International Society for History, Philosophy, and Social Studies of Biology

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WEDNESDAY, JULY 8  /  09:00 - 10:30  /  DS-M320
Individual papers
Morality, Altruism and Commnunication between Groups

The evolution of morality as a cluster of nonmoral capacities and practices

Tomi Kokkonen (University of Helsinki, Finland)

This paper takes a look at some of the recent work on the evolution of morality (empirical work on "evolutionary building blocks" of morality in non-human animals, human moral psychology, and connected philosophical literature) and offers a (somewhat revisionist) philosophical analysis of how morality should be understood as a biologically rooted but probably uniquely human phenomenon. The main thesis is that human morality is a cluster of pychological capacities and tendencies, social practices etc., partly connected to culture and language, that cannot be bundled together as one phenomenon from an evolutionary point of view, nor can the constituent parts be understood from the moral point of view only. This has consequences for both empirical and philosophical study of morality. The cluster of capacities relevant for what we perceive "morality" evolved for various social functions. It is argued that there are four major evolutionary steps in the evolution of morality that all change, in part, the function and interaction of these capacities. The first step involves the evolution of basic pro-social tendencies and simple theory of mind. Second step involves comparative perspective to behavior (rudimentary fairness and normativity) and more advanced theory of mind. The third step has to do with reflection and negotiations on norms, which requires full-blown theory of mind and language and marks the beginning of cultural evolution of norms that perhaps may not yet be considered moral. The fourth step is into full-blown morality, which is a biologically rooted cultural evolutionary step. It will be argued that only after the last step we can talk about true morality in a philosopher's sense, but most of what is actually involved in moral practices is strictly speaking non-moral. This is important for scientific understanding of morality as well as for metaethics, but not for normative ethics or moral practices.

Strong altruism and the egalitarian transitions

Johannes Martens (University of Bristol, United Kingdom)

In the biological literature, it is common to distinguish between two kinds of evolutionary transitions from lower levels to higher levels of organization, namely fraternal and egalitarian transitions (Queller 1997). In a fraternal transition, a higher level unit evolves through the operation of kin selection, and emerges on the basis of the altruistic cooperation of the lower level entities (like in an ant colony), while in an egalitarian transition, the cooperation of unrelated entities leads to the emergence of a functional whole (e.g. the physiological integration of a host and his symbionts). Though both of these processes have led to evolution of highly integrated entities (like multicellular organisms and endosymbioses), the fact that both of them are referred to as transitions is problematic. Indeed, a transition typically refers to a process during which the fitnesses of the lower level entities (e.g. unicellular entities) are transferred to the higher level (e.g. the multicellular organism), i.e. during which fitnesses of the lower level entities are progressively decoupled from their phenotypes. But this type of transfer can occur only when some form of division of labor evolved among the parts of the newly emerging collective, which, in turn, presupposes the evolution of strong altruism at the lower level. Therefore, the so-called egalitarian transitions should not be viewed as evolutionary transitions at all, since strong altruism can only evolve between related individuals, i.e. members of the same species (Hamilton 1964). Here, however, I show that such a fitness transfer can occur in cases of endosymbioses, thanks to the evolution of some form of multigenerational altruism. To this end, I demonstrate that strong altruism can evolve between members of different species, provided that behaving altruistically toward an unrelated partner increases the probability that the latter acts positively toward the descendants of the altruist.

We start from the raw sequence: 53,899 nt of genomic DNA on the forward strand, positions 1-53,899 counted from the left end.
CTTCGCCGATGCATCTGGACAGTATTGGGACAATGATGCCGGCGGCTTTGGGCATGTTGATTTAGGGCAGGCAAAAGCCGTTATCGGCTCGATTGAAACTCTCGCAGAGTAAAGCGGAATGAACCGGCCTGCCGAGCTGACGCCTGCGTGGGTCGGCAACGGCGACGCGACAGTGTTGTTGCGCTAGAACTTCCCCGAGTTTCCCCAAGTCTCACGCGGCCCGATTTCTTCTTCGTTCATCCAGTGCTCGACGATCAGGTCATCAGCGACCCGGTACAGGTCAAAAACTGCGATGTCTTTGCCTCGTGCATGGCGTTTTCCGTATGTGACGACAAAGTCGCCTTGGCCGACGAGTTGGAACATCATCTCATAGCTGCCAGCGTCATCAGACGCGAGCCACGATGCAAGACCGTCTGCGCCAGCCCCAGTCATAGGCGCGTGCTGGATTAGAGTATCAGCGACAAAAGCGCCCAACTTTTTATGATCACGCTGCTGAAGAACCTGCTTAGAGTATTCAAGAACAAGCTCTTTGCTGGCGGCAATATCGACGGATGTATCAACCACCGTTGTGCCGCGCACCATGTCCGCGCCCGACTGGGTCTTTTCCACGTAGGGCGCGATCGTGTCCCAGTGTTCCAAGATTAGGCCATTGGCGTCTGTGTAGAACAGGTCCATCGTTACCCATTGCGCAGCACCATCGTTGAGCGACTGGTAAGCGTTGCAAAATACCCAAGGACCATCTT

Communication between groups and collective entities

Shawn Simpson (City University of New York, United States)

Signaling arises and is maintained at a number of levels of biological life, occurring not only within organisms but also between them. But what about signaling at a "higher" level, at the level of groups and collective entities? People talk about groups engaging communicating all the time, so there's at least some precedent for thinking communication happens at this level. But how should we interpret such talk? Should it be taken literally? Or is there perhaps some better way of understanding this way of speaking - e.g. as metaphor or pragmatic shorthand? In this talk, I answer these questions by using the sender-receiver model of David Lewis and Brian Skyrms. After introducing the model and the general problem, I first show that groups indeed can play the role of the senders and receivers. I then apply the model to a few real-world cases. I finish the talk with a more speculative discussion on how to understand the relation between the sender-receiver model and the world.